3. Detroit Tigers
This team may have been the most difficult to predict in all of the American League due to the off-season rumblings that they were going to be "sellers" rather than looking to improve their roster, which was evident by their lack of any major additions this winter. They're starting rotation is one of the stronger in the league, with such players as 2016 Cy Young Award candidate Justin Verlander, Jordan Zimmerman and the '16 Rookie of the Year winner Michael Fulmer. Their batting order is sparked at the top by the seemingly perennial All-Star Ian Kinsler. Not to mention, Detroit has one of the most daunting middle of the lineups in the game, with future Hall of Famer Miguel Cabrera, the ageless wonder Victor Martinez and the heavy hitting J.D. Martinez and Justin Upton. And with Francisco Rodriguez at the backend of the bullpen, teams will have to certainly put some distance between themselves and the Tigers in order to pull out a victory on a nightly basis. But, The start they get off to will be vital to determine whether or not they will be selling off at the trade deadline. And I believe that they, in fact, will be sellers at the deadline. Just leaving them a little short come playoff time.

2. Kansas City Royals
The 2015 World Series champs are not quite the playoff powerhouse they once were. At season's end, four of the Royals major contributors to their '15 title team will become free agents, including superstar first baseman Eric Hosmer, shortstop Alcedes Escobar, third baseman Mike Moustakas and centerfielder Lorenzo Cain. When you have that many players in the contract year, you typically can assume that all of them will be playing their respective butts off for that next big contract.  Which could beg the question why would they be finishing second? Well, tragically the Royals lost their ace Yordanno Ventura in a horrific car accident this winter, and don't really have anyone to replace him at the top of the rotation. Team USA pitcher Danny Duffy will do his absolute best to try to fill the void, but such a task is by no means easy. Kansas City shipped off back up centerfielder and speed threat Jarrod Dyson to Seattle for starting pitcher Nathan Karnes. They also have former Yankee Ian Kennedy, Chris Young, Dillon Gee and free agent signee Jason Hammol to round out their staff. Another big move the Royals made this winter was moving all star closer Wade Davis to the Chicago Cubs for the powerful bat of Jorge Soler. In order to fill the void left by the departure of Davis and former closer Greg Holland, the Royals signed their old ninth inning man, Joakim Soria. Whether it be playing for a new contract or playing for a fallen teammate, it should be another really good year of quality baseball in Kansas City this season.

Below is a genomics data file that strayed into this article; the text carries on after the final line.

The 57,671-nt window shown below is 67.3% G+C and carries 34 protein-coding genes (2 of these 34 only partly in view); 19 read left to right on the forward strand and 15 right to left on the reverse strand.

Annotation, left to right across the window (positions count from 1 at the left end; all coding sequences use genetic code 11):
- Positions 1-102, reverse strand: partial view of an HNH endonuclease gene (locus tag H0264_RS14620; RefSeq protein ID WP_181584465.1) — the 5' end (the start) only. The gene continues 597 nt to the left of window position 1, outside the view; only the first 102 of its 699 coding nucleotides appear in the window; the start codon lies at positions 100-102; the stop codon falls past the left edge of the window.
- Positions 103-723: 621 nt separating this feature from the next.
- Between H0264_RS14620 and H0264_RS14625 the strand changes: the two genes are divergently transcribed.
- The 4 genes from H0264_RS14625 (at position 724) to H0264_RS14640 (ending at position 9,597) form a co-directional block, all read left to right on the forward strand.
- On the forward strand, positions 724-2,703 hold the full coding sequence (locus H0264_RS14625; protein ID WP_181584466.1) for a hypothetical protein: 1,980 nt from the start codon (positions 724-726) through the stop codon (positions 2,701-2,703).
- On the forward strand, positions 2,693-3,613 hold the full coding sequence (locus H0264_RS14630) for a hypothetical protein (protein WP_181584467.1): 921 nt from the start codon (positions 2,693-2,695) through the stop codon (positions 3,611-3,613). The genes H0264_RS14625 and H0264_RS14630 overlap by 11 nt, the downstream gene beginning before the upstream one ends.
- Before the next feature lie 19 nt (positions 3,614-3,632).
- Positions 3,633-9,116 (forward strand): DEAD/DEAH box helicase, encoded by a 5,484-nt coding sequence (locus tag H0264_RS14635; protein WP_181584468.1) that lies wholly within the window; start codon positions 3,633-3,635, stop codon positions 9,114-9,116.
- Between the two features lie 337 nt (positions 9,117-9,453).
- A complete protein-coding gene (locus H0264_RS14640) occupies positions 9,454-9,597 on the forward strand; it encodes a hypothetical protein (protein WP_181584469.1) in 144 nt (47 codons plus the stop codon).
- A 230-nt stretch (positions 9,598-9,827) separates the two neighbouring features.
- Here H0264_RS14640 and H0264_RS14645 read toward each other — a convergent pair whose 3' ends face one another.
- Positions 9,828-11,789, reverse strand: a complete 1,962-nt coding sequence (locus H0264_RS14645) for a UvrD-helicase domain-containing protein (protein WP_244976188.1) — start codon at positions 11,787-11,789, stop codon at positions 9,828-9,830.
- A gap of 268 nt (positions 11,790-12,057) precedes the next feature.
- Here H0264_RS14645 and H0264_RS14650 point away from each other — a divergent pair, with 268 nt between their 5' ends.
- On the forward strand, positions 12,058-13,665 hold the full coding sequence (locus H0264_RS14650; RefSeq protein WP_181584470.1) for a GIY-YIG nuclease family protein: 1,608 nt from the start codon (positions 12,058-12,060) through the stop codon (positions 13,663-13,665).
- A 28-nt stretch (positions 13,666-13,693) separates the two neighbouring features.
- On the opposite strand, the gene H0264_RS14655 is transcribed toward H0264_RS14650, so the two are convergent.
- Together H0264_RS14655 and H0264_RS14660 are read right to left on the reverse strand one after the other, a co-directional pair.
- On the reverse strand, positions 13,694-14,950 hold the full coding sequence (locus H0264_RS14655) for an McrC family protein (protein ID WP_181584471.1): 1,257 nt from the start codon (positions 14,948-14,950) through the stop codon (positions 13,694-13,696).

1. Cleveland Indians
Now I know that I picked them to finish fourth in the division a season ago, but I am absolutely drinking the Kool-Aid served up in Rock City this season. For starters, Cleveland added maybe the biggest bat to their already loaded lineup when they signed free agent slugger Edwin Encarnacion. The Tribe also get Michael Brantley back from a 2016 season-long injury, which is like signing the second best bat available and not having to pay any extra money for it. These two jump in the middle of a batting order that includes All-Stars Jason Kipnis and Fransisco Lindor, much improved Jose Ramirez and a guy that could vry well win a batting title some day in Carlos Santana. On the other side of the field, the Indians possess one of the strongest rotations in all of baseball, including Cy Young runner up Corey Kluber, rising stars Danny Salazar and Carlos Carrasco, Josh Tomlin, and a guy who had one of the gutsiest playoff performances in recent memory, Trevor Bauer. Terry Francona may have started a movement in the bullpen game with his use of Andrew Miller in the 2016 postseason; a relief "ace" that can be deployed at any time during the course of a game to bail you out of a jam whenever you need it. And when you mix in quality arms like Boone Logan, Brian Shaw and Zach McAllister to get to their outstanding closer Cody Allen, you have a team headed for a deep run in October.

Bring on the belly-aching.